Finally, another big change is the speed of matches on Wild Rift. This is another change that I heavily welcome. When I used to play League of Legends, it wasn’t unlikely that a match could last upwards of 45 minutes. On Wild Rift, 20 minutes is a long match, and many end around the 15-minute mark.
This change was made possible by speeding up the level-up timeline and sending out minions after just a few seconds. It used to be that playing a match of League was a commitment. Now, you can do it on lunch break.
The only drawback I’ve experienced with this change is that it usually becomes clear who’s going to win after eight minutes or so. Occasionally a team will make a comeback, and it’s very satisfying when it happens. But the game goes by so quickly that neck-and-neck matches usually don’t happen. You either win big or lose hard, and you can see it coming about halfway through the match.
Some tips for playing League of Legends on iPhone
1. Play Wild Rift on an iPad if you have one
This is a must. I’ve been playing this game with my brother, who only has an iPhone. While the game works on iPhone it severely limits its potential. Your thumbs cover half the screen, the buttons are tiny, and more often than not you’ll be button-mashing in skirmishes.
An iPad has the space to prevent your thumbs from obscuring your screen. You can see attacks coming more easily, stay calm in skirmishes, and play more strategically. It’s my favorite way to play League of Legends on iPhone or desktop.
2. Take advantage of missions and events
It might just be because the game is so new, but Riot is being generous with the events and missions in Wild Rift. As I mentioned, I’ve unlocked 30 of the 65 champions in one month, and I haven’t spent a penny on this game. Make sure you tap through them each time you play to collect your rewards. You’ll quickly fill up your champion roster and unlock unique skins, emotes, trinkets, and more.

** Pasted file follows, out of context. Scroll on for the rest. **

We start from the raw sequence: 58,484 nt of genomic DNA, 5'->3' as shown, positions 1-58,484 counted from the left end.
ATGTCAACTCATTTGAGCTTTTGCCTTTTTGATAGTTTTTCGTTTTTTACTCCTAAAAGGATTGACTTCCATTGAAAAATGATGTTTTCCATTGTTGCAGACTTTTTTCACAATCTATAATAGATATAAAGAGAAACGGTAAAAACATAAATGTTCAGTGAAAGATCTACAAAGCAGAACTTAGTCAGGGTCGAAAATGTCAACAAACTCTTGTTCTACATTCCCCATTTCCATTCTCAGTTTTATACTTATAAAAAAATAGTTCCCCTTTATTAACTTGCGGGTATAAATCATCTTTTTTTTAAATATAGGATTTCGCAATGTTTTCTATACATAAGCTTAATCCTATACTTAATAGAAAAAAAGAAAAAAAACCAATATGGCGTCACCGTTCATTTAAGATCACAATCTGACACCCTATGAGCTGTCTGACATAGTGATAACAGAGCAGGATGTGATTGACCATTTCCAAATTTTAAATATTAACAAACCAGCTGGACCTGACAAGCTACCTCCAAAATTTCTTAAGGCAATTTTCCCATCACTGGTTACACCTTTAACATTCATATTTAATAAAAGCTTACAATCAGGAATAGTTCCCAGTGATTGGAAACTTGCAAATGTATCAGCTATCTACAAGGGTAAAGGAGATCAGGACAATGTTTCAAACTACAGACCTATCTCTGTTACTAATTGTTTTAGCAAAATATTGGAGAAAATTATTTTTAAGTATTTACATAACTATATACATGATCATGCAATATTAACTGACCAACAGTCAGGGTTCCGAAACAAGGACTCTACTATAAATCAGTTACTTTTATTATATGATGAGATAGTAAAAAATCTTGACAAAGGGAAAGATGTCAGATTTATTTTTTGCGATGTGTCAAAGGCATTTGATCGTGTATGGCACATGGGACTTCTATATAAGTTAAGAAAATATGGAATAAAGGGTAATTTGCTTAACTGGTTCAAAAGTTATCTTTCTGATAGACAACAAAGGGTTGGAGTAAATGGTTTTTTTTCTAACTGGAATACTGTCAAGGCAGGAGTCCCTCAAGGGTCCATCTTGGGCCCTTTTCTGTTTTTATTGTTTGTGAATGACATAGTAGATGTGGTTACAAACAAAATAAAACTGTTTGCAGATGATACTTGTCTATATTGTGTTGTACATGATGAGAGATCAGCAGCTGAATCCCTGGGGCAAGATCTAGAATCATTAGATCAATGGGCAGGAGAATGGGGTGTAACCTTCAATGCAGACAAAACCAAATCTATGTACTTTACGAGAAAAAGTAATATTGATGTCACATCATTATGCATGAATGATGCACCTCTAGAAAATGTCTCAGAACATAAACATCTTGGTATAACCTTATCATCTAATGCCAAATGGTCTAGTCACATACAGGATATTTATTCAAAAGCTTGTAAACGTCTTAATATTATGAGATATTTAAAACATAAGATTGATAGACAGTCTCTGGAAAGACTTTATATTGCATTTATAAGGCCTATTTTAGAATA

3. Mute the chat if you’re new to the game
I would also recommend muting the chat if you’re new to League of Legends. Players are often unkind even when you are experienced at the game. If you don’t know anything, you might experience some harsh words.
To mute other players, wait until your match starts. Then, tap the score (0 vs. 0). You’ll see a list of everyone on your team and the enemy team. Next to all of their icons and names will be a little triangle-like shape. Tapping it will mute that player. Just tap all of them and forget the rest.
Riot has made it easy to communicate via pings, which I think are more useful anyway. Don’t let yourself be discouraged from playing by grouchy players!
League of Legends on iPhone: My closing thoughts
I think I’ve said everything there is to say in this Wild Rift review. I like the game, more than I like the desktop version. I probably play five or six matches every day. It’s super fun, well-balanced, fast-paced, and on the right track. Give it a shot if you haven’t already – it’s free!
For more reviews and insights on all things Apple, check out the rest of the AppleToolBox blog. And if you want more app and game reviews, you can check out my monthly series on the best iOS and macOS apps available.